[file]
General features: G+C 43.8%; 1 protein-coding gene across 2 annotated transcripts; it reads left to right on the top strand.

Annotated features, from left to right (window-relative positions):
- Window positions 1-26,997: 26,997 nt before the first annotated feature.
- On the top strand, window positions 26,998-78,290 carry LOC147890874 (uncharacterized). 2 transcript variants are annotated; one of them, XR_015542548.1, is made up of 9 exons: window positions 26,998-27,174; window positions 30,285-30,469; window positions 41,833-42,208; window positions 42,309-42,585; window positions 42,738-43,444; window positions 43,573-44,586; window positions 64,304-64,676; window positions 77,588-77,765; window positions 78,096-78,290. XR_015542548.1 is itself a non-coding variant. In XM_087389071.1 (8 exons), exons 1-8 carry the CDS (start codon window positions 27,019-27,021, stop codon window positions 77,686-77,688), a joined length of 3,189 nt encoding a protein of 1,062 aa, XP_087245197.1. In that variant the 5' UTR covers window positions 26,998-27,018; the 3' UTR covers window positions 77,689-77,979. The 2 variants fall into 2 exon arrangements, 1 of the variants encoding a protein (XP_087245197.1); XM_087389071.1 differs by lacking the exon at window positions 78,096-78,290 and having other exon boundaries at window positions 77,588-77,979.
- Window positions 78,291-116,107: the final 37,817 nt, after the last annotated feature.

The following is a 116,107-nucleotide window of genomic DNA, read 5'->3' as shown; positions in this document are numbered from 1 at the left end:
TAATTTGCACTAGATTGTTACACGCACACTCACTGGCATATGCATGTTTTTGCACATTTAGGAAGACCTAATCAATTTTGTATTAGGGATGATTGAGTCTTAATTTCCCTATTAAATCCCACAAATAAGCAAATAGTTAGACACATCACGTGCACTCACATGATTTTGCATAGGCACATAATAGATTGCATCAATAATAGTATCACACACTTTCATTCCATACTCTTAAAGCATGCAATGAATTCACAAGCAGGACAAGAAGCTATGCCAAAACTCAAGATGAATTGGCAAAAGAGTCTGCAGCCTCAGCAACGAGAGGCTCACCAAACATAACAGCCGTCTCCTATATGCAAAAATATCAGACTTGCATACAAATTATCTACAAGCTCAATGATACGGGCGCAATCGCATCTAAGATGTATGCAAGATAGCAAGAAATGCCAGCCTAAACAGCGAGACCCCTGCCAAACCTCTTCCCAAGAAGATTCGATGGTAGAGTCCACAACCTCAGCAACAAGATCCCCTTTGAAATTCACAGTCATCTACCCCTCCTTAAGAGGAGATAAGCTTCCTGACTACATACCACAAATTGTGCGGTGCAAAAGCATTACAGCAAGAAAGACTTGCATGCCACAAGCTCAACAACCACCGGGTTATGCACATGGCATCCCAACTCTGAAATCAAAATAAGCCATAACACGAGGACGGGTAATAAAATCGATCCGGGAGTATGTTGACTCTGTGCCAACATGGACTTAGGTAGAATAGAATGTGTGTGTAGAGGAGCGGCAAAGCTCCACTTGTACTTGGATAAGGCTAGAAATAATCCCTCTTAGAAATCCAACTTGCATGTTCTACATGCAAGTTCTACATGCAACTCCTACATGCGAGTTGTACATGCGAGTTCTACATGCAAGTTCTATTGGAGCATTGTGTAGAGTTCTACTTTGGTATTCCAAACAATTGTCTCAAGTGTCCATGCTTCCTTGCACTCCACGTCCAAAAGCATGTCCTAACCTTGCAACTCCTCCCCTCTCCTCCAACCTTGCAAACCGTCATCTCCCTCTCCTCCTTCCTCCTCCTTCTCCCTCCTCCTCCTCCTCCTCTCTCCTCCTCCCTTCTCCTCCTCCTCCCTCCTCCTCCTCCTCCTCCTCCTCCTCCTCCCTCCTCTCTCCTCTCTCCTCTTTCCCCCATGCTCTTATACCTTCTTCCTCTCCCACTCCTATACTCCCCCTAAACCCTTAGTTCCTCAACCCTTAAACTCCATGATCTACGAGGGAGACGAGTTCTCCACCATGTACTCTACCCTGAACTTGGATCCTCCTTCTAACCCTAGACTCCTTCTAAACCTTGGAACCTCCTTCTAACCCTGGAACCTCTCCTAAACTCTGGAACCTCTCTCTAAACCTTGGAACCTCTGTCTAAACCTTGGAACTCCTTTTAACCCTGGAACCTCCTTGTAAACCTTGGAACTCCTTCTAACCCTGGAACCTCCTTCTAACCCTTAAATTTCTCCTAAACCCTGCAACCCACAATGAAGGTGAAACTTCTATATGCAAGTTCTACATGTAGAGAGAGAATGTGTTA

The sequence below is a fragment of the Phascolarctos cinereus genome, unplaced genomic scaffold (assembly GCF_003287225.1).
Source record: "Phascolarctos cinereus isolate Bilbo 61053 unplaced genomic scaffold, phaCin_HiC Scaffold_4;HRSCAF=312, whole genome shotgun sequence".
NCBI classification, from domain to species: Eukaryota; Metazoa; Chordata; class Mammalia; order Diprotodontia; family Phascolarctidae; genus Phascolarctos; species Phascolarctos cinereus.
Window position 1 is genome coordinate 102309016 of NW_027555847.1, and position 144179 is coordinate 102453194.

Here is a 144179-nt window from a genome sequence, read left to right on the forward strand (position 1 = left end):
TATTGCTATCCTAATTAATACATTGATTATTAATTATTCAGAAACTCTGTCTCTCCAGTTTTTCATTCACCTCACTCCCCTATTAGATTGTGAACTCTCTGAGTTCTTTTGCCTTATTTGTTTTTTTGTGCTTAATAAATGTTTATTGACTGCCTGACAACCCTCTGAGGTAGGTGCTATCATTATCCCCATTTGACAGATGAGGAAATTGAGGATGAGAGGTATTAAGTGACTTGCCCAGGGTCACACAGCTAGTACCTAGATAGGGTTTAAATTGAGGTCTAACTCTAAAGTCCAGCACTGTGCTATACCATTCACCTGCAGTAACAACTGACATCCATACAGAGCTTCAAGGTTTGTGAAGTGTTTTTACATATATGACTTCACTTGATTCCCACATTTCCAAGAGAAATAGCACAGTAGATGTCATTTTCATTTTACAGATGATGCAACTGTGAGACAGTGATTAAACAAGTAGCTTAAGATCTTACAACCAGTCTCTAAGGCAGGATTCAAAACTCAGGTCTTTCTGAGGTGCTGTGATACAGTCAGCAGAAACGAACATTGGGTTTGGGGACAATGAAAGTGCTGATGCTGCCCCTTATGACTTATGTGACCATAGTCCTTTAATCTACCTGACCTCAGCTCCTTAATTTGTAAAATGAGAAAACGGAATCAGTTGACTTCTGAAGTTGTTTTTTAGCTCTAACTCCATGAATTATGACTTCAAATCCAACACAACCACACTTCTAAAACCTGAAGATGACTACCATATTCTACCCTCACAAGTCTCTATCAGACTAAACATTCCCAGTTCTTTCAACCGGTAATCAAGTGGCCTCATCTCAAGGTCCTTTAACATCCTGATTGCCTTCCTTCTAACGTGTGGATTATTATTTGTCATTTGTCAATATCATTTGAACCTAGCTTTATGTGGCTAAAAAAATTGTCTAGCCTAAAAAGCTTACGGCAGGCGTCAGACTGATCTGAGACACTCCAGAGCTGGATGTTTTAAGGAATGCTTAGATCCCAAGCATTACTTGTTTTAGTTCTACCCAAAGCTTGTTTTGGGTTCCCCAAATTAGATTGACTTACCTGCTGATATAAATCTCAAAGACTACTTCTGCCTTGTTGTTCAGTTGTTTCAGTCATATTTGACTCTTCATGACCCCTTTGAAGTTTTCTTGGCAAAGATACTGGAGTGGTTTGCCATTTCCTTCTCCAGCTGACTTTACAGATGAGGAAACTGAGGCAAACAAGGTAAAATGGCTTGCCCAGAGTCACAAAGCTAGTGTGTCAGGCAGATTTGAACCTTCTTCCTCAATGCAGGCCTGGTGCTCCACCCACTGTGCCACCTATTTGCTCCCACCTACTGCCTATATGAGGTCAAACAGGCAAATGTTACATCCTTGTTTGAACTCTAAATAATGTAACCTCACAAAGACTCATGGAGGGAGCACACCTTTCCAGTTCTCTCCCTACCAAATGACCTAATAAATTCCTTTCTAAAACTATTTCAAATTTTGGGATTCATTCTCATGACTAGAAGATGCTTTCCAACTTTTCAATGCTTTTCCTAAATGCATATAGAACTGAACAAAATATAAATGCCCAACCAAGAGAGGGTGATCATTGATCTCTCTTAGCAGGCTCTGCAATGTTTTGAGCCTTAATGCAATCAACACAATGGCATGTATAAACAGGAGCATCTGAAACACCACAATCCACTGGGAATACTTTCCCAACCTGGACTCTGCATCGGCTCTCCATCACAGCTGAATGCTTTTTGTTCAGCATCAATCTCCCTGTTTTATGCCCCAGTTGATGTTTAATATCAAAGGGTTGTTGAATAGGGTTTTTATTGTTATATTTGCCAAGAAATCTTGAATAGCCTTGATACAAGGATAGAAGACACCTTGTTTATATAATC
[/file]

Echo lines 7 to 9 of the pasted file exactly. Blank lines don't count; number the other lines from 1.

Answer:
TAATTTGCACTAGATTGTTACACGCACACTCACTGGCATATGCATGTTTTTGCACATTTAGGAAGACCTAATCAATTTTGTATTAGGGATGATTGAGTCTTAATTTCCCTATTAAATCCCACAAATAAGCAAATAGTTAGACACATCACGTGCACTCACATGATTTTGCATAGGCACATAATAGATTGCATCAATAATAGTATCACACACTTTCATTCCATACTCTTAAAGCATGCAATGAATTCACAAGCAGGACAAGAAGCTATGCCAAAACTCAAGATGAATTGGCAAAAGAGTCTGCAGCCTCAGCAACGAGAGGCTCACCAAACATAACAGCCGTCTCCTATATGCAAAAATATCAGACTTGCATACAAATTATCTACAAGCTCAATGATACGGGCGCAATCGCATCTAAGATGTATGCAAGATAGCAAGAAATGCCAGCCTAAACAGCGAGACCCCTGCCAAACCTCTTCCCAAGAAGATTCGATGGTAGAGTCCACAACCTCAGCAACAAGATCCCCTTTGAAATTCACAGTCATCTACCCCTCCTTAAGAGGAGATAAGCTTCCTGACTACATACCACAAATTGTGCGGTGCAAAAGCATTACAGCAAGAAAGACTTGCATGCCACAAGCTCAACAACCACCGGGTTATGCACATGGCATCCCAACTCTGAAATCAAAATAAGCCATAACACGAGGACGGGTAATAAAATCGATCCGGGAGTATGTTGACTCTGTGCCAACATGGACTTAGGTAGAATAGAATGTGTGTGTAGAGGAGCGGCAAAGCTCCACTTGTACTTGGATAAGGCTAGAAATAATCCCTCTTAGAAATCCAACTTGCATGTTCTACATGCAAGTTCTACATGCAACTCCTACATGCGAGTTGTACATGCGAGTTCTACATGCAAGTTCTATTGGAGCATTGTGTAGAGTTCTACTTTGGTATTCCAAACAATTGTCTCAAGTGTCCATGCTTCCTTGCACTCCACGTCCAAAAGCATGTCCTAACCTTGCAACTCCTCCCCTCTCCTCCAACCTTGCAAACCGTCATCTCCCTCTCCTCCTTCCTCCTCCTTCTCCCTCCTCCTCCTCCTCCTCTCTCCTCCTCCCTTCTCCTCCTCCTCCCTCCTCCTCCTCCTCCTCCTCCTCCTCCTCCCTCCTCTCTCCTCTCTCCTCTTTCCCCCATGCTCTTATACCTTCTTCCTCTCCCACTCCTATACTCCCCCTAAACCCTTAGTTCCTCAACCCTTAAACTCCATGATCTACGAGGGAGACGAGTTCTCCACCATGTACTCTACCCTGAACTTGGATCCTCCTTCTAACCCTAGACTCCTTCTAAACCTTGGAACCTCCTTCTAACCCTGGAACCTCTCCTAAACTCTGGAACCTCTCTCTAAACCTTGGAACCTCTGTCTAAACCTTGGAACTCCTTTTAACCCTGGAACCTCCTTGTAAACCTTGGAACTCCTTCTAACCCTGGAACCTCCTTCTAACCCTTAAATTTCTCCTAAACCCTGCAACCCACAATGAAGGTGAAACTTCTATATGCAAGTTCTACATGTAGAGAGAGAATGTGTTA

The sequence below is a fragment of the Phascolarctos cinereus genome, unplaced genomic scaffold (assembly GCF_003287225.1).
Source record: "Phascolarctos cinereus isolate Bilbo 61053 unplaced genomic scaffold, phaCin_HiC Scaffold_4;HRSCAF=312, whole genome shotgun sequence".